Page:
NEW YORK — ABC Cable Networks Group prexy Anne Sweeney has returned fire at EchoStar topper Charlie Ergen, denying Ergen’s accusations that ABC was attempting to raise fees for its ABC Family channel “beyond those agreed to by EchoStar in the contract signed in 1995.”
Sweeney’s comments, issued in a terse conference call with reporters Wednesday, are the latest volley in a heated verbal battle between satcaster EchoStar and ABC parent Disney, precipitated by a dispute over whether EchoStar is allowed to drop ABC Family from its programming lineup.
Last week, Ergen issued a release accusing Disney of demanding higher rates for ABC Family as “hush money” to keep Disney from opposing EchoStar’s $30 billion merger with rival Hughes Electronics, which is under close government scrutiny.
While Sweeney declined to comment on whether Disney’s formidable Washington lobbying team would take any position on the pact, she argued fervently that Disney has always worked with EchoStar in good faith.
“The irony in EchoStar’s comments is that the company has benefited significantly from its relationship with Disney, which began in the mid-’90s when Disney was one of the few programmers willing to support the then-fledgling satellite system,” Sweeney said.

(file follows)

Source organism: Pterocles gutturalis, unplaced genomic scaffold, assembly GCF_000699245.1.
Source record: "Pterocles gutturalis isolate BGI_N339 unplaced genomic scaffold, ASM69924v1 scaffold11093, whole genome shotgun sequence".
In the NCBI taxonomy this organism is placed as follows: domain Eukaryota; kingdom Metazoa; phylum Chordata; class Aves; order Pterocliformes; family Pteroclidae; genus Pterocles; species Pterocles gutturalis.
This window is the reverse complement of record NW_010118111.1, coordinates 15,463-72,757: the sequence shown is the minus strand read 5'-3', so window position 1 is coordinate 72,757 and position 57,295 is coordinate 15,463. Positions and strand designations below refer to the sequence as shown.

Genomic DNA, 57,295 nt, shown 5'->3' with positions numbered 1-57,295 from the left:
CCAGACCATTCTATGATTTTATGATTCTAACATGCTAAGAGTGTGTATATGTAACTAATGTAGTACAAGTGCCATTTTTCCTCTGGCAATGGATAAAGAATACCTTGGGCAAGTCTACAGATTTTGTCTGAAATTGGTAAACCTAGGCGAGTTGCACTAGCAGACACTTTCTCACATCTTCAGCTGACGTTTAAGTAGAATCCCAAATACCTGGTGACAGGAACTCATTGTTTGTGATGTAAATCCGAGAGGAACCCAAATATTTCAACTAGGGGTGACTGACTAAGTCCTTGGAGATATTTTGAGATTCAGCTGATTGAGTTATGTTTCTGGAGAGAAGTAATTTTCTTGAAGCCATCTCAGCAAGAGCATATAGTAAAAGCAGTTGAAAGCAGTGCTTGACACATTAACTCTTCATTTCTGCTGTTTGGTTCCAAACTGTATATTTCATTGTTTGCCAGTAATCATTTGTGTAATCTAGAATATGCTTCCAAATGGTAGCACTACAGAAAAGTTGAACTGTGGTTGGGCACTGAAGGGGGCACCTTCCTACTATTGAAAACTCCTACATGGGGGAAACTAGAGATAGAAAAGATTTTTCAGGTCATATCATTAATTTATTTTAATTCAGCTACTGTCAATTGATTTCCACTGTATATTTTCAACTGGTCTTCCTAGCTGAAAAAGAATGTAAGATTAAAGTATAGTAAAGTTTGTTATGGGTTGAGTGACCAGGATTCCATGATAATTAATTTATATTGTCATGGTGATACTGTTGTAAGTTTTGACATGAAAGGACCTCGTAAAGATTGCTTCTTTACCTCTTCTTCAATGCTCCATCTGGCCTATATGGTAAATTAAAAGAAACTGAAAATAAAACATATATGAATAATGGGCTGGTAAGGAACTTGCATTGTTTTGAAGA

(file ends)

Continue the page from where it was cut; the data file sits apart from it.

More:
EchoStar argues that it is allowed to drop out of its carriage contract with ABC Family in the event of a change in ownership of the network. Disney bought the channel, then called Fox Family, from News Corp. and Saban Entertainment last October.
But Disney disputed the satcaster’s decision, and the two landed in court late last year. The Mouse House won the first round of the battle, when a federal judge in Los Angeles issued a temporary restraining order barring EchoStar from pulling ABC Family off the air.
A hearing is scheduled for Jan. 17 to determine whether the court should issue a longer-term injunction for the duration of a full trial, which is expected to last for at least several months.
ESPN Classic gone
EchoStar already removed another Disney network, ESPN Classic, as of Jan. 1 after its contract expired, and the two companies couldn’t agree to terms for a new one.
Disney stock sank by more than 4% in Wednesday’s trading, while shares of EchoStar slipped by just over 1%.
Meanwhile, Ergen said at the Consumer Electronics Show in Las Vegas on Wednesday that EchoStar will raise its rates by $1 monthly, or about 3% on average, in March. Exec added that the company might have had to double the rate hike, had it not trimmed expenses by dropping ESPN Classic.
Ergen added that EchoStar had reached a deal with News Corp. to carry the Fox Sports channels, whose continued carriage was also in question.
(Reuters contributed to this report.)